Tom van de Oudeweetering - Fotograaf
TomvandeOudeweetering.com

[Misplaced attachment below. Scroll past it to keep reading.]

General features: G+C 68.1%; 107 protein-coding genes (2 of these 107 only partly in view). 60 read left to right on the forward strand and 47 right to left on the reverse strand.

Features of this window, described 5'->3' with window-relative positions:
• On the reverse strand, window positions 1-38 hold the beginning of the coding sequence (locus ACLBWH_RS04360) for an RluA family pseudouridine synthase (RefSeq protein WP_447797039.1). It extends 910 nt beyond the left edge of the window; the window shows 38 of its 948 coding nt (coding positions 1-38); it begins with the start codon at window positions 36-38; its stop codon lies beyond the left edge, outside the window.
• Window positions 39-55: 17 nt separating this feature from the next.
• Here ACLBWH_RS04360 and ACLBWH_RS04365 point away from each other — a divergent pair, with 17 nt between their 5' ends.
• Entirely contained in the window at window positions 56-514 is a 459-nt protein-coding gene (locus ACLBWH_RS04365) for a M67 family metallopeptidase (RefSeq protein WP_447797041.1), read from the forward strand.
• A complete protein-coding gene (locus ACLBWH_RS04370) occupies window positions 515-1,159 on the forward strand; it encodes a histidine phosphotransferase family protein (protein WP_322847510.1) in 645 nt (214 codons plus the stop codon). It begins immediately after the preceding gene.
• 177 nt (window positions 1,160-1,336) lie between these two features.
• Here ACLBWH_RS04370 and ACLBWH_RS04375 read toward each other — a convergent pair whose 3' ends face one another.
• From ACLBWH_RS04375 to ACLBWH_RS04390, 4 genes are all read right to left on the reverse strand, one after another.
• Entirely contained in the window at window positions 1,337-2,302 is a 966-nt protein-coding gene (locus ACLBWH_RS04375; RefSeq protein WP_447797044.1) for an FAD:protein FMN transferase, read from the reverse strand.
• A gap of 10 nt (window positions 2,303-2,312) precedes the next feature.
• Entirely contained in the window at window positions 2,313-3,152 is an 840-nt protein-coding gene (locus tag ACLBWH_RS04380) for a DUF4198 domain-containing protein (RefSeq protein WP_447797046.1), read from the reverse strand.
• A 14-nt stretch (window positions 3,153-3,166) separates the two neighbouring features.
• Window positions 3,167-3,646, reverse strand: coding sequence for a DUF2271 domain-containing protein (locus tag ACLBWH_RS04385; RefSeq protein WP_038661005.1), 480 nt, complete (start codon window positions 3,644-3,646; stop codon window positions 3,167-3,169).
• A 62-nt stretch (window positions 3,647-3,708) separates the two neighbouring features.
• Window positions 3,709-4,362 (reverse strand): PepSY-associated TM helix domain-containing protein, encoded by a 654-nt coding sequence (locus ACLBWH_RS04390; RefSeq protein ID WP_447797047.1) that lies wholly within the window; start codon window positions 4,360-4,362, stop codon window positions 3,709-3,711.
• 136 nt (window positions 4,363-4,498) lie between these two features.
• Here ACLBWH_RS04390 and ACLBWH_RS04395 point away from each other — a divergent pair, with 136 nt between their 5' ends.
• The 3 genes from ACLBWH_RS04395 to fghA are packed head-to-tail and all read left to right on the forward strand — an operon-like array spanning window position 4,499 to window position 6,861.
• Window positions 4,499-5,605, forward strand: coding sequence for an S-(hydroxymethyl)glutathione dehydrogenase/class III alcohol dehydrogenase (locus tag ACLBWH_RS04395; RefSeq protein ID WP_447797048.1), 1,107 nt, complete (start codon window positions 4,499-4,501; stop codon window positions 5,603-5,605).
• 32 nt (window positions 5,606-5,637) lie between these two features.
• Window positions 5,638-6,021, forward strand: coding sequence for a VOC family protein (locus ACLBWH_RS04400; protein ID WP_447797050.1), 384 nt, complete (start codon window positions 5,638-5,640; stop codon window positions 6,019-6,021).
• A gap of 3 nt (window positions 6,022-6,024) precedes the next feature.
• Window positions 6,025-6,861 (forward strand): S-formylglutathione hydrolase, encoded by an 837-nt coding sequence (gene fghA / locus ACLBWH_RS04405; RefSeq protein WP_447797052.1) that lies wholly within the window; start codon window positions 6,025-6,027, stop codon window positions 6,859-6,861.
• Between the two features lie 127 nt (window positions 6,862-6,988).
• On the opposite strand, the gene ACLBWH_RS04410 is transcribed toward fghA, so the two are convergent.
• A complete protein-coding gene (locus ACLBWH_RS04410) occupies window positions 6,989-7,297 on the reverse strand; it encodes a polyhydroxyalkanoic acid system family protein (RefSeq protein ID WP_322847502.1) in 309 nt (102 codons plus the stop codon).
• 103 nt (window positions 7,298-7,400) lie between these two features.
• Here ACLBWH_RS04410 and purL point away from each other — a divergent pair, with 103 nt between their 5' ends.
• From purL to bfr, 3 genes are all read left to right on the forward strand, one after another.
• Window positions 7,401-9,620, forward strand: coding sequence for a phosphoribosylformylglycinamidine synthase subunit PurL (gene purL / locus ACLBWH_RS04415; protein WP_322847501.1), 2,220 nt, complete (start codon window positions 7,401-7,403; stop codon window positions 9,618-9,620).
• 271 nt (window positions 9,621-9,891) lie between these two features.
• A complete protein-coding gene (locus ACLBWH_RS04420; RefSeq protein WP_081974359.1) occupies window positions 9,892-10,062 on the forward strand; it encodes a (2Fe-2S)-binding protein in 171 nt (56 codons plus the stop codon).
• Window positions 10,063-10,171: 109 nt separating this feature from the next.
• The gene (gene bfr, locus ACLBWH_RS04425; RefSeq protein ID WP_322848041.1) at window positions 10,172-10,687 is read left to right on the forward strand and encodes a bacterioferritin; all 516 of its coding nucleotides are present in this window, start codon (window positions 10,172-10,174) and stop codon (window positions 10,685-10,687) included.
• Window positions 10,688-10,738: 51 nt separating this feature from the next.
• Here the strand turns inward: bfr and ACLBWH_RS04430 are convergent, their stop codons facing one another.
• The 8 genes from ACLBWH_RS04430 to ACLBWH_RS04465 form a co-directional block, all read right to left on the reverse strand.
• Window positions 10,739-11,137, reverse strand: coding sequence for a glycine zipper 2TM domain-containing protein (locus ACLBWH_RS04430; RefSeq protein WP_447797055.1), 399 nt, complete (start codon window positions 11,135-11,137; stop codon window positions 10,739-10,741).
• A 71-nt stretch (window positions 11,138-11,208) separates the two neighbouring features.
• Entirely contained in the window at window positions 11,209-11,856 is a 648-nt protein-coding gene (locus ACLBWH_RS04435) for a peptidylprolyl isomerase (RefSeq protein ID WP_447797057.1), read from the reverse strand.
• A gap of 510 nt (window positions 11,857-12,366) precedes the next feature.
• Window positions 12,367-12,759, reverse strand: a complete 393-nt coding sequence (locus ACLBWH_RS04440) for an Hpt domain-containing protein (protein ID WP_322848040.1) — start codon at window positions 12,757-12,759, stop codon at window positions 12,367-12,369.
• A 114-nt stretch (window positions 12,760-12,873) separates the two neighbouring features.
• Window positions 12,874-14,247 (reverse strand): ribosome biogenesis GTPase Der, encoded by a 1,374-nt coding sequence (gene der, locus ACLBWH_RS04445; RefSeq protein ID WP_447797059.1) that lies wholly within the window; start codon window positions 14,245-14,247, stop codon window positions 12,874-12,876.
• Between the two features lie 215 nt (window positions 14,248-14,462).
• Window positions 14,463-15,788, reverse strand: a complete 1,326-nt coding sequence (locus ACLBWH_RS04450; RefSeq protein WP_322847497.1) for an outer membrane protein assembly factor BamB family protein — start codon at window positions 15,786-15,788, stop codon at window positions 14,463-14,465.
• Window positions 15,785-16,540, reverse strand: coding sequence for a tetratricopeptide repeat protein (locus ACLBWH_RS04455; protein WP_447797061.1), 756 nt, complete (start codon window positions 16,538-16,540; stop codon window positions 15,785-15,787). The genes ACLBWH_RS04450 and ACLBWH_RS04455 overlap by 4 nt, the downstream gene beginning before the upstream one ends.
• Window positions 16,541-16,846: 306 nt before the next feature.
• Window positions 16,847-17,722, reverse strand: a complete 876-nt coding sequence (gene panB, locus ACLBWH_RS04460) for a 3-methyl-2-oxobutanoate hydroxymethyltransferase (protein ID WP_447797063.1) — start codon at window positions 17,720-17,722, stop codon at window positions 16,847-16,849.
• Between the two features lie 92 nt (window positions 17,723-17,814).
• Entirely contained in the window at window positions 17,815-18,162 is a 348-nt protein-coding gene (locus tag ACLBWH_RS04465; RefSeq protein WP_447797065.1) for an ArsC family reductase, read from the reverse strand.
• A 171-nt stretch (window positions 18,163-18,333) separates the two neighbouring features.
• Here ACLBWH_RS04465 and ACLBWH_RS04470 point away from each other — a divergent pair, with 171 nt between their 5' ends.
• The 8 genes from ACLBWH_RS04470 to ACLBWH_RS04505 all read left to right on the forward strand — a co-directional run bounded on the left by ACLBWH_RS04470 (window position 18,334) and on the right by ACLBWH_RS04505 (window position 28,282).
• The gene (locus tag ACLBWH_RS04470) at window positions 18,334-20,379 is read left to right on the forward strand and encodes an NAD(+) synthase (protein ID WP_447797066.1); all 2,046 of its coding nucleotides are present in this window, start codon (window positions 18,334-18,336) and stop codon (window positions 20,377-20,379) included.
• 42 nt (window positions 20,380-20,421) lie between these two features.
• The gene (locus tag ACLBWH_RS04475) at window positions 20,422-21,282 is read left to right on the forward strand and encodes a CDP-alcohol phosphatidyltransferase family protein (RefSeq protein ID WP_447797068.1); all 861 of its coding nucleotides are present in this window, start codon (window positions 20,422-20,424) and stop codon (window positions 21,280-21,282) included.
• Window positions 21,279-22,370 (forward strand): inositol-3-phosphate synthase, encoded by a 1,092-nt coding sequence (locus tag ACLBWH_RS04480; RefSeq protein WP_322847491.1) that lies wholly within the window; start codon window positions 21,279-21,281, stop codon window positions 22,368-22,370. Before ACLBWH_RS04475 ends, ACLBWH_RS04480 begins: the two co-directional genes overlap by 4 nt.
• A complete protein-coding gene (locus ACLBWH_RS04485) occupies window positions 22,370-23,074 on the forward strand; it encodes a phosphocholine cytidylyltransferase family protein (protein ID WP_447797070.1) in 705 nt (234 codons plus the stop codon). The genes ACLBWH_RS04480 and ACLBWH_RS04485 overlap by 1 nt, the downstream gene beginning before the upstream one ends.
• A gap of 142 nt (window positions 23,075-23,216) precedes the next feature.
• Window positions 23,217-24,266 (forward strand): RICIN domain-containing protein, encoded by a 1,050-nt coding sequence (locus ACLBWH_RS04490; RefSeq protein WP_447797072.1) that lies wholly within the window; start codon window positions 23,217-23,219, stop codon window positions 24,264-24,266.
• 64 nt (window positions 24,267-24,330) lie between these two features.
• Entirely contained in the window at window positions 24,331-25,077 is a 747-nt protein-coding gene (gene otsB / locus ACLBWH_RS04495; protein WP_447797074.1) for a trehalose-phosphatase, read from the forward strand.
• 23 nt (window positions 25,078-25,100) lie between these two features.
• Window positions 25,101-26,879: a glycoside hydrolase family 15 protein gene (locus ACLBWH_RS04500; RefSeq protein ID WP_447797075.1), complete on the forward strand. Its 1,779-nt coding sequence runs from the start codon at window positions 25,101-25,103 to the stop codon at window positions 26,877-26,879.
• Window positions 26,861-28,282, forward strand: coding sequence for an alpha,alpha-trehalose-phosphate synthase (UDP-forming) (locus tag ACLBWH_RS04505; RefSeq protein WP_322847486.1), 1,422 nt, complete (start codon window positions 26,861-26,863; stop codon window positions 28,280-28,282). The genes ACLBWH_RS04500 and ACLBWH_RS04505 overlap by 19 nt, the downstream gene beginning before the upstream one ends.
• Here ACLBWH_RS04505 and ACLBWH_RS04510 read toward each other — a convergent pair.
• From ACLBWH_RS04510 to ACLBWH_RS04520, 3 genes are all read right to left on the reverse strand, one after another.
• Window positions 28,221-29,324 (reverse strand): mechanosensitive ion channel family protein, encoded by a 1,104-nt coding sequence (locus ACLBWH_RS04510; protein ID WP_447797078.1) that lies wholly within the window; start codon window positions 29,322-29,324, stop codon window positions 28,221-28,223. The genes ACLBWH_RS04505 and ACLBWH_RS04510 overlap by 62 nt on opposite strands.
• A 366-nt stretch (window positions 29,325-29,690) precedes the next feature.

I bought my first little digital consumer camera in 2005 . I couldn't stop taking pictures. Much like a musician mastering his or her instrument by practicing all the time. Often annoying my surroundings. In 2009 I moved from Antwerp to live in a nature reserve. As a cityperson I was completely grasped by the way the landscape changed following the seasons. Surprised and overwhelmed by everything surrounding me. I saw a great deal of small enchanting details I wanted to capture. This led me, with the help of books and the internet, to train myself taking macro pictures by hand. At first I held my breathe while focussing. I must have looked like a purple toad. Eventually I learned to breathe very calmly from my belly. Now I could use my chest or knee for support. This combined with slow motion ballet like movements so not to deter the insects. Unfortunately I acquired lyme disease by the fall of 2012. My energy swept away and more importantly my uninhibited way of photographing down the drain. In 2010 a few years before the lyme incident my girlfriend and I took a beautiful car trip from the peloponnesos in Greece over land back home. At the small harbor of Dubrovnik my eye was caught by an exuberant painterly scene in the water's reflection. The shots I took there inspired me to dig deeper into this phenomenon. The situations I search for deliver images varying from graphic to lavishly colorful. Technically the requirements are steep. It's hard to obtain an acceptable sharpness across the plain of the image. The means for that are not available on a normal digital camera. Therefore I accumulated a field camera this year. It's a beautiful foldable Japanese gem from the sixties and later a large format lens. By tilting the lens down according to to the Scheimpflug principle now I'm able to achieve sharpness across the plane and all this without having to stop down the iris. The resulting images look very promising. I am still facing some technical issues that need solving. This project continues to be a process in development. With great expectation I'm looking forward to finding new locations under the right circumstances that will deliver more stunning abstract images…